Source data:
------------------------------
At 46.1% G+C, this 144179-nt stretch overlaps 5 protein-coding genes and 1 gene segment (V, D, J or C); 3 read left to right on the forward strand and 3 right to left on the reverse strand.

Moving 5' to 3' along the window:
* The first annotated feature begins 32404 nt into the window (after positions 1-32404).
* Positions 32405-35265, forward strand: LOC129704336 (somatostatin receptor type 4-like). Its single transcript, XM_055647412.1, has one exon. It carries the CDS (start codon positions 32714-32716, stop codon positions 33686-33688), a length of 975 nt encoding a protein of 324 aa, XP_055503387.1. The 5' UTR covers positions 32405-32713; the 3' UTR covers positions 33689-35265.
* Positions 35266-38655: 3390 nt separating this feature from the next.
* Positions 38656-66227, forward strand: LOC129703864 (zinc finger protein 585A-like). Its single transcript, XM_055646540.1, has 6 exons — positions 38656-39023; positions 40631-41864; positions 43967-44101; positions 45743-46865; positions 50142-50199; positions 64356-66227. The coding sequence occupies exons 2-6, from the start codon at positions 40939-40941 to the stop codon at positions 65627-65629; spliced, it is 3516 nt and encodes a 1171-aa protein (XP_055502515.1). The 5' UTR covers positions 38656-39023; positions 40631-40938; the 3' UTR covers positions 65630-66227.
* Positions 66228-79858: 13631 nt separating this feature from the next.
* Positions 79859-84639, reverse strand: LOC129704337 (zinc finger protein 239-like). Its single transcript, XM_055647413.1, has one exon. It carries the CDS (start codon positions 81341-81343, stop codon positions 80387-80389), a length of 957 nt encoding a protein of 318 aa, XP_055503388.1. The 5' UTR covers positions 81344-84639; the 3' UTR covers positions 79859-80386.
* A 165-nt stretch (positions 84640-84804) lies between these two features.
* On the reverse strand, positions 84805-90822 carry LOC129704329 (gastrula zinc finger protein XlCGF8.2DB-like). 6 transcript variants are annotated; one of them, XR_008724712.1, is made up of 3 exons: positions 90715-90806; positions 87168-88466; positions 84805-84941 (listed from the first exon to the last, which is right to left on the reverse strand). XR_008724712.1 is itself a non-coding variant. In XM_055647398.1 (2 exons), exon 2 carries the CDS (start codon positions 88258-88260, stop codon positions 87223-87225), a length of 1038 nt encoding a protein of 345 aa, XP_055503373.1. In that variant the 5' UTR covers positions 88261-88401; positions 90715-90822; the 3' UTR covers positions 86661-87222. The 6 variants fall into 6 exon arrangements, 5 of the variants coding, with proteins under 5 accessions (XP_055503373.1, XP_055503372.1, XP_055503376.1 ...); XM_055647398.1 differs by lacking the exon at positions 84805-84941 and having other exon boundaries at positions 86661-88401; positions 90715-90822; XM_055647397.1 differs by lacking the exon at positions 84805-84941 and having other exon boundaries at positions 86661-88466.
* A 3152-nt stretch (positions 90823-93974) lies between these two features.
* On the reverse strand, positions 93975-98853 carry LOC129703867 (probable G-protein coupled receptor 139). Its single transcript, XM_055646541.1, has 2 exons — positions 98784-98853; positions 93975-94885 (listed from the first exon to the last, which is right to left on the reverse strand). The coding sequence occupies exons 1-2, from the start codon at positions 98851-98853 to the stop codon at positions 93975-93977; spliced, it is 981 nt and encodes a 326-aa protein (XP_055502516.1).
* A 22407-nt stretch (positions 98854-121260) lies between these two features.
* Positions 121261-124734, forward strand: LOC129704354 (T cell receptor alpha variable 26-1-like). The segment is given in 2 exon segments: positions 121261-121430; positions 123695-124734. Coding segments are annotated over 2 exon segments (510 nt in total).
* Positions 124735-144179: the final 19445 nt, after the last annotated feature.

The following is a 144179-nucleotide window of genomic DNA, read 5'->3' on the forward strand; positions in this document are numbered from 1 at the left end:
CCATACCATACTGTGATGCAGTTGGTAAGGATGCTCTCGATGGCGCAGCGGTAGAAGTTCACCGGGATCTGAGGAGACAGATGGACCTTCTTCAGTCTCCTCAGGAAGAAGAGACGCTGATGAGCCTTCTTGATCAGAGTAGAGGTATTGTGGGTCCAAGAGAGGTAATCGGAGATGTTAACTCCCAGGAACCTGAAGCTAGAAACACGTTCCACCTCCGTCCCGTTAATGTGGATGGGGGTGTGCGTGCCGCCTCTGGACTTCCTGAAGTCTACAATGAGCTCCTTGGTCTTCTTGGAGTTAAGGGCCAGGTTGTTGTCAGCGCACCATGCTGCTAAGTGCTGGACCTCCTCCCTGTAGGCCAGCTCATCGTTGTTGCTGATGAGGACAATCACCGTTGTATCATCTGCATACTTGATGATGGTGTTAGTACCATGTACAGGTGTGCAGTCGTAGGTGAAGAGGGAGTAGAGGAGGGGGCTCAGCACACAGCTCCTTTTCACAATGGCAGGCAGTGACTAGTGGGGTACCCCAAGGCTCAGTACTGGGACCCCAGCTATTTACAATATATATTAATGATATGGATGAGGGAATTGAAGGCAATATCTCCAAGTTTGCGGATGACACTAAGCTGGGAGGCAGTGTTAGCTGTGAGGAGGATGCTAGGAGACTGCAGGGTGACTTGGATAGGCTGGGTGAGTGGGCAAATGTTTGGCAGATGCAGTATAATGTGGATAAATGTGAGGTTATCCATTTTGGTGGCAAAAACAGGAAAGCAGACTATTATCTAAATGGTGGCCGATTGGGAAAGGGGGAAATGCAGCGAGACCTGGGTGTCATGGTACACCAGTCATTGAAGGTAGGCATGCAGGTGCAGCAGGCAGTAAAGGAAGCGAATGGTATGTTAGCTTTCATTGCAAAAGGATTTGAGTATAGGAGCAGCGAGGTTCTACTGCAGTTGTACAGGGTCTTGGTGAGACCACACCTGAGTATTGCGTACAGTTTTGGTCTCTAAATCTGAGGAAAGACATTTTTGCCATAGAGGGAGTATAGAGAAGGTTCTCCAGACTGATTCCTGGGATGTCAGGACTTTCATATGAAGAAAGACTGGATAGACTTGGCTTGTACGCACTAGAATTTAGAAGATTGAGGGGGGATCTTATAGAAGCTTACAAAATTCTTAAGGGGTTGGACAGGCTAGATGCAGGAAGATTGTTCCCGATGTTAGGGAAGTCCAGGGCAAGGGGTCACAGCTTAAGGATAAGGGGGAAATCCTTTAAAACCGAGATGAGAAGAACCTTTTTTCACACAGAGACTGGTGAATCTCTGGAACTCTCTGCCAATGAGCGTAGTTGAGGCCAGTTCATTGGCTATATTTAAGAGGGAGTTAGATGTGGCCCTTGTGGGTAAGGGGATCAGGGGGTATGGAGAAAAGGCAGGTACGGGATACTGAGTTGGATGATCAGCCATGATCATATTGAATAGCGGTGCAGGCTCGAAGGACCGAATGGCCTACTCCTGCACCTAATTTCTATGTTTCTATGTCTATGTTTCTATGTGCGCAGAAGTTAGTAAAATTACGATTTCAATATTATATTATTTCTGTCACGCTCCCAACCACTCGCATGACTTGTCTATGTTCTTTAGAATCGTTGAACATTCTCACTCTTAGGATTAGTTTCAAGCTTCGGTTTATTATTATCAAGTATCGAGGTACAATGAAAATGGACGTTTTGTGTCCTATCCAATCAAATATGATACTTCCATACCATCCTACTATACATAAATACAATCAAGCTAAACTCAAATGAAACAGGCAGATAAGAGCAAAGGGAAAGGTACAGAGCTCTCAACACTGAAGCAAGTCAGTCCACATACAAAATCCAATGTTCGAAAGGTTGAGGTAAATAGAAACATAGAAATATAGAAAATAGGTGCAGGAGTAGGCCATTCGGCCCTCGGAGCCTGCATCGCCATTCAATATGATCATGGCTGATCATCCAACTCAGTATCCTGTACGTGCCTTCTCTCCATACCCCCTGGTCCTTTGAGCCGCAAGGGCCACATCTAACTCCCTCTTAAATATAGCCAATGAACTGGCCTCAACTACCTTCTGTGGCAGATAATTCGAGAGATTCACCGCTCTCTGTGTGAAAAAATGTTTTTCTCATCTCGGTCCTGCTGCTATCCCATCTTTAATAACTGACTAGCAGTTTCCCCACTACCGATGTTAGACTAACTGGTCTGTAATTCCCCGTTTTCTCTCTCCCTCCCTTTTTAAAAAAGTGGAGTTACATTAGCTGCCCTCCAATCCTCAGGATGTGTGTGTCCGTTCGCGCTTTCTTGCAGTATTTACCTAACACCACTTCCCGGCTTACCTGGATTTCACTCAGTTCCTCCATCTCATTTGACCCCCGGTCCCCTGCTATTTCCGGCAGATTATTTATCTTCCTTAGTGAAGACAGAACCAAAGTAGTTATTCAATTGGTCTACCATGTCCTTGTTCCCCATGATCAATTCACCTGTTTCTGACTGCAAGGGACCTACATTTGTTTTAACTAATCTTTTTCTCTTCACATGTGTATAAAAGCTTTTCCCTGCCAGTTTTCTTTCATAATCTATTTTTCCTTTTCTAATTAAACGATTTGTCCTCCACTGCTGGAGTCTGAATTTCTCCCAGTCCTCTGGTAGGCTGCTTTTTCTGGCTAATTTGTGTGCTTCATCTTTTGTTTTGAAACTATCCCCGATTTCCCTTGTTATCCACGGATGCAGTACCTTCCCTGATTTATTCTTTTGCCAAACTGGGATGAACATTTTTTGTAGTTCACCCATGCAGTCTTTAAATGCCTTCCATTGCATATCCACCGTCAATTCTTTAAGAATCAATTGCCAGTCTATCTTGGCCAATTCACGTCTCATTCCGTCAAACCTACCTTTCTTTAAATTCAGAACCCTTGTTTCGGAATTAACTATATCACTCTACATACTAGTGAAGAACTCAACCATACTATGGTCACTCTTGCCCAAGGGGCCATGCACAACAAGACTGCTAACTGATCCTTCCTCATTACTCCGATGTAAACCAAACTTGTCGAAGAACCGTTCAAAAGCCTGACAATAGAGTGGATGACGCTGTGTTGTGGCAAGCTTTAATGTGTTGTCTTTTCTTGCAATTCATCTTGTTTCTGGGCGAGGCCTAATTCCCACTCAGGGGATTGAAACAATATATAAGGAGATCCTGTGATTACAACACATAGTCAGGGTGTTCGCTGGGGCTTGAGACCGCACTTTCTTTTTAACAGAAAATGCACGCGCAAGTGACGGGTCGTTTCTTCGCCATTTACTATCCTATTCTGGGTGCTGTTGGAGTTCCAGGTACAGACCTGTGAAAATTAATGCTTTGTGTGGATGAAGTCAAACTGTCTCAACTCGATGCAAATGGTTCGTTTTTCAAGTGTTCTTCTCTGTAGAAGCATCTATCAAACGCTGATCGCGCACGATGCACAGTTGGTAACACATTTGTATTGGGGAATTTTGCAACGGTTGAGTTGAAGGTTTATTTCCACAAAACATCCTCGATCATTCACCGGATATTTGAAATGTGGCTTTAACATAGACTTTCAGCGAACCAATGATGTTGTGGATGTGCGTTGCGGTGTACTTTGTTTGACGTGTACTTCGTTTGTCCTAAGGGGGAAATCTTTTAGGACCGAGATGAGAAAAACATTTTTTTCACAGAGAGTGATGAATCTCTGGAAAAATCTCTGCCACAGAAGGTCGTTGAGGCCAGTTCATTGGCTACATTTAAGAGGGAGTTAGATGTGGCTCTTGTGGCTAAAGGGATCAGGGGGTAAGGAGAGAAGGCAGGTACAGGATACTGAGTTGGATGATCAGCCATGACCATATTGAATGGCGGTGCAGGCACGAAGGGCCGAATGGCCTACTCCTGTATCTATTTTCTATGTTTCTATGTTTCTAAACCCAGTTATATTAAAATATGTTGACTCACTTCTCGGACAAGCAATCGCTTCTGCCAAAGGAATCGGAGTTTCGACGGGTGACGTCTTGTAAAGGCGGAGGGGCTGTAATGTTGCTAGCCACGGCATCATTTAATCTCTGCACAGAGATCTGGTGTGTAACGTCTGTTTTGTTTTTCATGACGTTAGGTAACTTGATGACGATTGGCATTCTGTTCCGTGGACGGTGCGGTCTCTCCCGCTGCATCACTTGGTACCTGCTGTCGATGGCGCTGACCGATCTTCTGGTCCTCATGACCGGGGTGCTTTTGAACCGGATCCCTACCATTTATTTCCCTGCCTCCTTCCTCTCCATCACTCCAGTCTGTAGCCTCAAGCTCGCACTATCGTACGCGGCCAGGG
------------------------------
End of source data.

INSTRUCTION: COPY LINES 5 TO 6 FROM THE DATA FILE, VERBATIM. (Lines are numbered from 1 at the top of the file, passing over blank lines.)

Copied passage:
* Positions 35266-38655: 3390 nt separating this feature from the next.
* Positions 38656-66227, forward strand: LOC129703864 (zinc finger protein 585A-like). Its single transcript, XM_055646540.1, has 6 exons — positions 38656-39023; positions 40631-41864; positions 43967-44101; positions 45743-46865; positions 50142-50199; positions 64356-66227. The coding sequence occupies exons 2-6, from the start codon at positions 40939-40941 to the stop codon at positions 65627-65629; spliced, it is 3516 nt and encodes a 1171-aa protein (XP_055502515.1). The 5' UTR covers positions 38656-39023; positions 40631-40938; the 3' UTR covers positions 65630-66227.